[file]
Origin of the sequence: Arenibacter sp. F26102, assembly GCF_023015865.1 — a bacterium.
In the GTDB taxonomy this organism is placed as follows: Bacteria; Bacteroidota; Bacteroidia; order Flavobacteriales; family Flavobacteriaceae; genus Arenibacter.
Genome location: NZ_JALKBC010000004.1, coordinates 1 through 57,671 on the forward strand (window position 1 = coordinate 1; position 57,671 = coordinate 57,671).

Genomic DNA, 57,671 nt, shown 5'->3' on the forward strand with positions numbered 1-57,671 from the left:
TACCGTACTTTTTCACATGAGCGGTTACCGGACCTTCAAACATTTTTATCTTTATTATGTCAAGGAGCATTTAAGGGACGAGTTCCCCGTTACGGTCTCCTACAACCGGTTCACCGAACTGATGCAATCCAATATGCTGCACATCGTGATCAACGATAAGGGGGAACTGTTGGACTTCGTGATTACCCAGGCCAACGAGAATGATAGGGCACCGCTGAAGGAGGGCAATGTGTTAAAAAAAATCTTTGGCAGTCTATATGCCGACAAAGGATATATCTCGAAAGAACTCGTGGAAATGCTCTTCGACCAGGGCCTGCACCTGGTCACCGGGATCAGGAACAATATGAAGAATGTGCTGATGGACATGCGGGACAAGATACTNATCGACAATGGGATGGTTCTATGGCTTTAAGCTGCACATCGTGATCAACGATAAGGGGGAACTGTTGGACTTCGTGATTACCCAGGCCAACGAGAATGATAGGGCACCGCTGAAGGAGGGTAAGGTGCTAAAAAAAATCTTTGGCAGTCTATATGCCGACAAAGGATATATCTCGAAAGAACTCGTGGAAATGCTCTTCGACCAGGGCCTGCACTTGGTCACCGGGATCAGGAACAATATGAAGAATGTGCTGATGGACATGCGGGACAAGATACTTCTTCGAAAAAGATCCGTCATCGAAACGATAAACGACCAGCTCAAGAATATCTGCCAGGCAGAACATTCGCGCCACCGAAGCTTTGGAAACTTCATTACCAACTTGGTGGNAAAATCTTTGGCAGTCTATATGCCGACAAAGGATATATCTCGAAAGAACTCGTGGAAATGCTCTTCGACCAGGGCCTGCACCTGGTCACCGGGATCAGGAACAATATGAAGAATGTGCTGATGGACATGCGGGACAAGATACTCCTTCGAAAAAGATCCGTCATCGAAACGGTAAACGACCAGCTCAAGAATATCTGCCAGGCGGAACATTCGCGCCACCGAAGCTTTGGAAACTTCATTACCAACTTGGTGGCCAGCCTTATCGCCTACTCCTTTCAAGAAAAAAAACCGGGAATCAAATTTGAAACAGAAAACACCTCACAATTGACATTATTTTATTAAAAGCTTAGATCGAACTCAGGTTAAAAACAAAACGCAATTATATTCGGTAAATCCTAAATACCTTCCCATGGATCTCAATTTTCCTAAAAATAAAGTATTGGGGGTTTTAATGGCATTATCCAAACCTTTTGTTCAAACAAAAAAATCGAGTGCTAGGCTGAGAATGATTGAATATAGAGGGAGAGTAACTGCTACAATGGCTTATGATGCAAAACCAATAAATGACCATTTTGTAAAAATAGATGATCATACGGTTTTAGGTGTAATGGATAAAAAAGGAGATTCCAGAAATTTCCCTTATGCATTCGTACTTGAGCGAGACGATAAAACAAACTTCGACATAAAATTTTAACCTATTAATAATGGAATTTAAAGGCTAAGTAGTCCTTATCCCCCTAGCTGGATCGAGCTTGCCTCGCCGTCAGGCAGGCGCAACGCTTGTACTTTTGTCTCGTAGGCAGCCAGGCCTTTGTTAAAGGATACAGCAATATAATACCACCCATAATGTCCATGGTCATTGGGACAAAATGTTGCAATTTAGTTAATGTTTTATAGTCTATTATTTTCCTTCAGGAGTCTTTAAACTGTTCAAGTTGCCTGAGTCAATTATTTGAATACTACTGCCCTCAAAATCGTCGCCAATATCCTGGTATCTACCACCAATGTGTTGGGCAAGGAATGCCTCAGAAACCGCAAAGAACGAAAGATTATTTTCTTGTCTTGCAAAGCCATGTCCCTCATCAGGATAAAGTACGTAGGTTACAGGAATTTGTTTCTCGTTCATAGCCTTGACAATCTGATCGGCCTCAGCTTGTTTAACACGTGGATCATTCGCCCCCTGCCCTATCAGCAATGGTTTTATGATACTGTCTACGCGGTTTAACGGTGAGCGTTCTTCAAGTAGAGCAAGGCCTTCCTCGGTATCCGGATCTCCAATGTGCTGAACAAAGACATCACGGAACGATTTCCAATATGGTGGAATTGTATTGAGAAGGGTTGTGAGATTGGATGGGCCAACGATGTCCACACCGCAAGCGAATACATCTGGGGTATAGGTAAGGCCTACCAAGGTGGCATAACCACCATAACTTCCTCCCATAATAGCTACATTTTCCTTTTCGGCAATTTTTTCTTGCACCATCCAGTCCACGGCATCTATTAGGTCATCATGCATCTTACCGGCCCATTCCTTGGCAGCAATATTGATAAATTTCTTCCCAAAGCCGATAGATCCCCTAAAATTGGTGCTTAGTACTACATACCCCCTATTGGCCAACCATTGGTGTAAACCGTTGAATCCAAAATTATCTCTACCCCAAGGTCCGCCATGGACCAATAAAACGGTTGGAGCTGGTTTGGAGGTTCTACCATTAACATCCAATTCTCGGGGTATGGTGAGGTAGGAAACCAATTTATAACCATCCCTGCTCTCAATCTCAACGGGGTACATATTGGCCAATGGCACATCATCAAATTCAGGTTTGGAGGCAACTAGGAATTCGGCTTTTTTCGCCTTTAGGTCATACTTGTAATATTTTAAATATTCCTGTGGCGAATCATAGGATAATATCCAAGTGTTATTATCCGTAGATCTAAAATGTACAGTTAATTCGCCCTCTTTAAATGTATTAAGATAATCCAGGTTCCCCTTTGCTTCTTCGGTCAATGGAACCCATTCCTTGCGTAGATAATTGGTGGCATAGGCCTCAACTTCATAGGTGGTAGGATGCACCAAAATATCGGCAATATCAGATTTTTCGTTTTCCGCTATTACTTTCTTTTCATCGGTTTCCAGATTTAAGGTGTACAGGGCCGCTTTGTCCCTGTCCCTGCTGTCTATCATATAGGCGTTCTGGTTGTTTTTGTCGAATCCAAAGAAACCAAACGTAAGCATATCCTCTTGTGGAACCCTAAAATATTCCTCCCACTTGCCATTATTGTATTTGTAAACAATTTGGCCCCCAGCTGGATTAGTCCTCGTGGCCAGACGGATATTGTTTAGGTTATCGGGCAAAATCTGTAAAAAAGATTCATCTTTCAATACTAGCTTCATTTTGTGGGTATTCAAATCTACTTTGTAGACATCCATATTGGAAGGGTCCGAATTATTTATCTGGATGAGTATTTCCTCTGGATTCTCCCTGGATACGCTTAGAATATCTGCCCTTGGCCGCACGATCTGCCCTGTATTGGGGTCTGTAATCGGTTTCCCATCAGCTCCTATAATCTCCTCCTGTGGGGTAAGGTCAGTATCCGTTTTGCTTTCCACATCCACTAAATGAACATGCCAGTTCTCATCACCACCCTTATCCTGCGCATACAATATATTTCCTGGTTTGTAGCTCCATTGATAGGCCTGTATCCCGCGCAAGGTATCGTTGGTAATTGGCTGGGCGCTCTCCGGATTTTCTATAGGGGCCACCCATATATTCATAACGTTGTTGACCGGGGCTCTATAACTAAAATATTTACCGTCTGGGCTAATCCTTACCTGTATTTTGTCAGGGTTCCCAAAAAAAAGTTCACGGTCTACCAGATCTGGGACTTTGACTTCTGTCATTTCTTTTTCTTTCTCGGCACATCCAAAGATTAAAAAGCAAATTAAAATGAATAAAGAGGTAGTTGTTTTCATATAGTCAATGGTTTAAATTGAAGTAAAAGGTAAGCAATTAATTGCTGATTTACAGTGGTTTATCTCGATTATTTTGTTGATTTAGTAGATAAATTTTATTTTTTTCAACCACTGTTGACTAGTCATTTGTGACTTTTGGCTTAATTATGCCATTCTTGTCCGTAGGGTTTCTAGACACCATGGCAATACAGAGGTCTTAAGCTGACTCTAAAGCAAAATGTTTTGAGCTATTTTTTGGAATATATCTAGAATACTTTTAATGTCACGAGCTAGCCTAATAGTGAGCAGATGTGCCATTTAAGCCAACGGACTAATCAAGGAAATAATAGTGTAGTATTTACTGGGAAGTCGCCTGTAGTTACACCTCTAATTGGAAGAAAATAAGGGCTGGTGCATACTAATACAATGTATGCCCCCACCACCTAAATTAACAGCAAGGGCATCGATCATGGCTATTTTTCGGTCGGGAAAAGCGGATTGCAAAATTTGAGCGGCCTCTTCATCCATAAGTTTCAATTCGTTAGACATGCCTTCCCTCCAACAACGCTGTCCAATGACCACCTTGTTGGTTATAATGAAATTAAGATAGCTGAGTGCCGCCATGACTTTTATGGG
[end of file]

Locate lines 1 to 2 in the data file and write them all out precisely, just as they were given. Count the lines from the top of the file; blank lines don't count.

Origin of the sequence: Arenibacter sp. F26102, assembly GCF_023015865.1 — a bacterium.
In the GTDB taxonomy this organism is placed as follows: Bacteria; Bacteroidota; Bacteroidia; order Flavobacteriales; family Flavobacteriaceae; genus Arenibacter.